Events started at the Union Grove Church of Christ Cemetery, at the grave marker of Sgt. John Alexander Kinser, Co. B, 12th Georgia Calvary CSA.
The UDC partnered with several camps of the Sons of Confederate Veterans to pay tribute to the memory of those who lost their lives fighting for the Confederacy.
“We must remember that nothing is ended until it is forgotten,” said Robin Ramsey, president UDC Jefferson Davis Chapter 900.
“Seeing and remembering these subjects is our mission. We are here to honor our history and to make sure it perseveres,” said Chaplain William McKiven, SCV Camp 2089. “It is better to have been brave and beaten then to have never been brave at all.”
A number of Kinser’s ancestors were on hand at the ceremony including his third great-niece and two of his fourth great-nieces.
Kinser was born Oct. 27, 1836, and died in 1916. The last of his direct descendants died in 1995.
Due to the heavy Union influence in the area, Kinser traveled to Murray County, Ga., so he could enlist with the Confederate Georgia Calvary.
Later in the day the group re-gathered near where Ocoee and Broad Streets split to rededicate the Confederate Memorial Monument to honor the Confederate dead, known and unknown.
The monument was originally erected June 3, 1911, and is celebrating its 100th birthday in conjunction with the Sesquicentennial which marks the 150th anniversary of the Civil War and surrounding events.
The memorial stretches 30 feet high and is crowned by the solitary figure of a Confederate soldier, gun at rest, overlooking the landscape.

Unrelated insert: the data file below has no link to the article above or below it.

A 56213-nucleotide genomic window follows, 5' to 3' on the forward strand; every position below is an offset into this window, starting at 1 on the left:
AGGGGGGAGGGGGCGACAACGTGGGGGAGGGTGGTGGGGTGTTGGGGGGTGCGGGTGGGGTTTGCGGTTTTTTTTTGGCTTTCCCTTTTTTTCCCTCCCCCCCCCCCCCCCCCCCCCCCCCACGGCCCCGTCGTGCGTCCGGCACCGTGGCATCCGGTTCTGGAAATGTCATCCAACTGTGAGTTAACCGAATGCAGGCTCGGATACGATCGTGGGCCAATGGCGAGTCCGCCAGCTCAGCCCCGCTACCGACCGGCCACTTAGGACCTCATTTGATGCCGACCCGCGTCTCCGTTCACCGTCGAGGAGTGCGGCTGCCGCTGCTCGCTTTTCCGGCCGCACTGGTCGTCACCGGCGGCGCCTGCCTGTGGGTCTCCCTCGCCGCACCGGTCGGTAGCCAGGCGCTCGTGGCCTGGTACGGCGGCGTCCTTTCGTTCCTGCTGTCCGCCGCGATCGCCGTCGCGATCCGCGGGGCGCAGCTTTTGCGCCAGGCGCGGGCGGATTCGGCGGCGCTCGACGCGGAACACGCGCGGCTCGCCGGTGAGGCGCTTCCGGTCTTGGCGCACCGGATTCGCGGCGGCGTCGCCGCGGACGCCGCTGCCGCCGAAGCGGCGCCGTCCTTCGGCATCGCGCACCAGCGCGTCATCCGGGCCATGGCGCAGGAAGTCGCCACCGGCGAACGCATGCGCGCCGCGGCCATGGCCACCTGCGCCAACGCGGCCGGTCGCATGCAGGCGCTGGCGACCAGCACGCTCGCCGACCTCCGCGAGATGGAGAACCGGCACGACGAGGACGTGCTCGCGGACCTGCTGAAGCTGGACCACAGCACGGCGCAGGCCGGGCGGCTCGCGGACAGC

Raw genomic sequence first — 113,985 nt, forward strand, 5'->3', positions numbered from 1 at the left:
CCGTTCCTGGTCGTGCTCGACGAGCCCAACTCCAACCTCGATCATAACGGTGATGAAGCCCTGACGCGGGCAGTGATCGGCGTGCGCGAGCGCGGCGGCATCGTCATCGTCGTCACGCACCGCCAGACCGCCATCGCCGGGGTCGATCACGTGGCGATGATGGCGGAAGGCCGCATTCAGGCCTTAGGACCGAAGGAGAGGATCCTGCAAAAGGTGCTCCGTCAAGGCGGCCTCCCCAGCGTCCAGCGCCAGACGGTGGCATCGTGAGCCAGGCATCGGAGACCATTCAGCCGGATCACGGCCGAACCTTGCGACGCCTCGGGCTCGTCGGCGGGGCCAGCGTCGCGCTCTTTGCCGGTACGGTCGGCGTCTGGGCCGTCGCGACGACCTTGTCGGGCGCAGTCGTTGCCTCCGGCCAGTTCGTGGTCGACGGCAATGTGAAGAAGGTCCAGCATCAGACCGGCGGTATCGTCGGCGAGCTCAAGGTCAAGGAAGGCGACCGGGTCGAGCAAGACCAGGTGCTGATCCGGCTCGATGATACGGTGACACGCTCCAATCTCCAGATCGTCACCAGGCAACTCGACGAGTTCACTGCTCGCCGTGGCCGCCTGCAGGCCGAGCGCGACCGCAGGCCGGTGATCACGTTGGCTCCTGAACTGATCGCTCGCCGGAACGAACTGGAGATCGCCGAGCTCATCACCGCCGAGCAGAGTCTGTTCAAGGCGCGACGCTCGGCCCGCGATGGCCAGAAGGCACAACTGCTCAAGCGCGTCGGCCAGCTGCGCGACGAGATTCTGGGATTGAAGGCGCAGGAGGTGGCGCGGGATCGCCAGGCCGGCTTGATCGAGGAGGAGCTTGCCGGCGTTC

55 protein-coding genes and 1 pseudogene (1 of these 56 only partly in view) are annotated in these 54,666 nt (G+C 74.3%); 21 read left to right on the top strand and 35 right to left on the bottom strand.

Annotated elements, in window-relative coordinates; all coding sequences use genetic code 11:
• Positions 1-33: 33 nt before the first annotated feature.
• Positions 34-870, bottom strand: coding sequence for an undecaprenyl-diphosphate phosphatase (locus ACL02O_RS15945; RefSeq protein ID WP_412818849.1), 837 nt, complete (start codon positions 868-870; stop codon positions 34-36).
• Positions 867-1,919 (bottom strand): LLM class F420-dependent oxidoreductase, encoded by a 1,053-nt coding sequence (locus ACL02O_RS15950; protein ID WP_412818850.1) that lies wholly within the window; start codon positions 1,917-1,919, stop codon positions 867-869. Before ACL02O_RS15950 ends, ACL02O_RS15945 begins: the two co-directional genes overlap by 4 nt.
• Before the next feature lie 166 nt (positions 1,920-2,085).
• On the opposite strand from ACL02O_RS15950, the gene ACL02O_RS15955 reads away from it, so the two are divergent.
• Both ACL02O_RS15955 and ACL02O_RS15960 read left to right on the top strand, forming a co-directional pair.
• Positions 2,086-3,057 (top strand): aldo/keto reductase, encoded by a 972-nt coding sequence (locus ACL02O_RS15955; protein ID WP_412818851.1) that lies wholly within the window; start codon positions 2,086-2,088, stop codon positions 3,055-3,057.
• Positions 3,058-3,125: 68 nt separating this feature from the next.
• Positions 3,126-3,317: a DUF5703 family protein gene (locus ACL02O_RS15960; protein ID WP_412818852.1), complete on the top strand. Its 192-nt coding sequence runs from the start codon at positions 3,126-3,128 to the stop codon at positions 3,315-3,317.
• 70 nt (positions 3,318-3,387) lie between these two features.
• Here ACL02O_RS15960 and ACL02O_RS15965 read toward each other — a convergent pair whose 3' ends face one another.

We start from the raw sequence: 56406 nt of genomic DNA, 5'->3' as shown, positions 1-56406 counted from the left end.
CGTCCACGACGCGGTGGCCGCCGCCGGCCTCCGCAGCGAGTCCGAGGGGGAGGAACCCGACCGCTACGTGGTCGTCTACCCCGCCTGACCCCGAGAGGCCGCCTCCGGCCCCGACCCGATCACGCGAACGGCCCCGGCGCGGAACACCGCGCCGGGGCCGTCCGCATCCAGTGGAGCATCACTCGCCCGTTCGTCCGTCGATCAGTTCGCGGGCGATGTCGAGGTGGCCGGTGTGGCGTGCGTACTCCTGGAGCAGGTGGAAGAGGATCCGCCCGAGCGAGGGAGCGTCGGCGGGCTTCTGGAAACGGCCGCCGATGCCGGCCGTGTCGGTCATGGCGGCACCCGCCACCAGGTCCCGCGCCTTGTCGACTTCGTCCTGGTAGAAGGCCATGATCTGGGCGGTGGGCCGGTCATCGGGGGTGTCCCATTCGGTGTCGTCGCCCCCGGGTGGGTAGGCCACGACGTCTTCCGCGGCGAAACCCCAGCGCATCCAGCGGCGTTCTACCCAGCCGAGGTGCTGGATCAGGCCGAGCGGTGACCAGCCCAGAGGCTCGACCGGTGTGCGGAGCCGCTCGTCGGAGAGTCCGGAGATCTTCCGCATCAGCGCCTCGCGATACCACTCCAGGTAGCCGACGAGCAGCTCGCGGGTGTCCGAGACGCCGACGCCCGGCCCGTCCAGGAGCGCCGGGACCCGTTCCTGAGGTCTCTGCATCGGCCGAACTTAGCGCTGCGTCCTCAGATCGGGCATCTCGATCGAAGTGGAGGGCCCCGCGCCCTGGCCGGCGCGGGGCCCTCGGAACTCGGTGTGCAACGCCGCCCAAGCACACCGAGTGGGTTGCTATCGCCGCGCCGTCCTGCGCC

According to Banner archives the monument is said to be the first Confederate monument erected in any city in East Tennessee.
Members of both the UDC and SCV braved the heat in period dress for the occasion.
“Our mission and purpose is to honor our ancestors, their memory and their courage. This isn’t about politics or sides for us. It’s about honoring those who served and their memory,” said Steve McAllister, adjutant, treasurer and historian with SCV General John C. Vaughn Camp No. 2089.
Tennessee is the only state that is designated by Congress in its entirety as a Civil War Heritage Area. Bradley County alone contained more than a dozen significant events during the war and the months beyond.
In addition to Saturday’s events there will be continued activities planned in and around the area to recognize the vital role this area played in the Civil War.
For a listing of planned events visit the “history” section of the Bradley County Chamber of Commerce website, www.visitclevelandtn.com or the “news” section of the UDC Jefferson Davis Chapter No. 900 website, www.udcjeffersondavischapter900.com.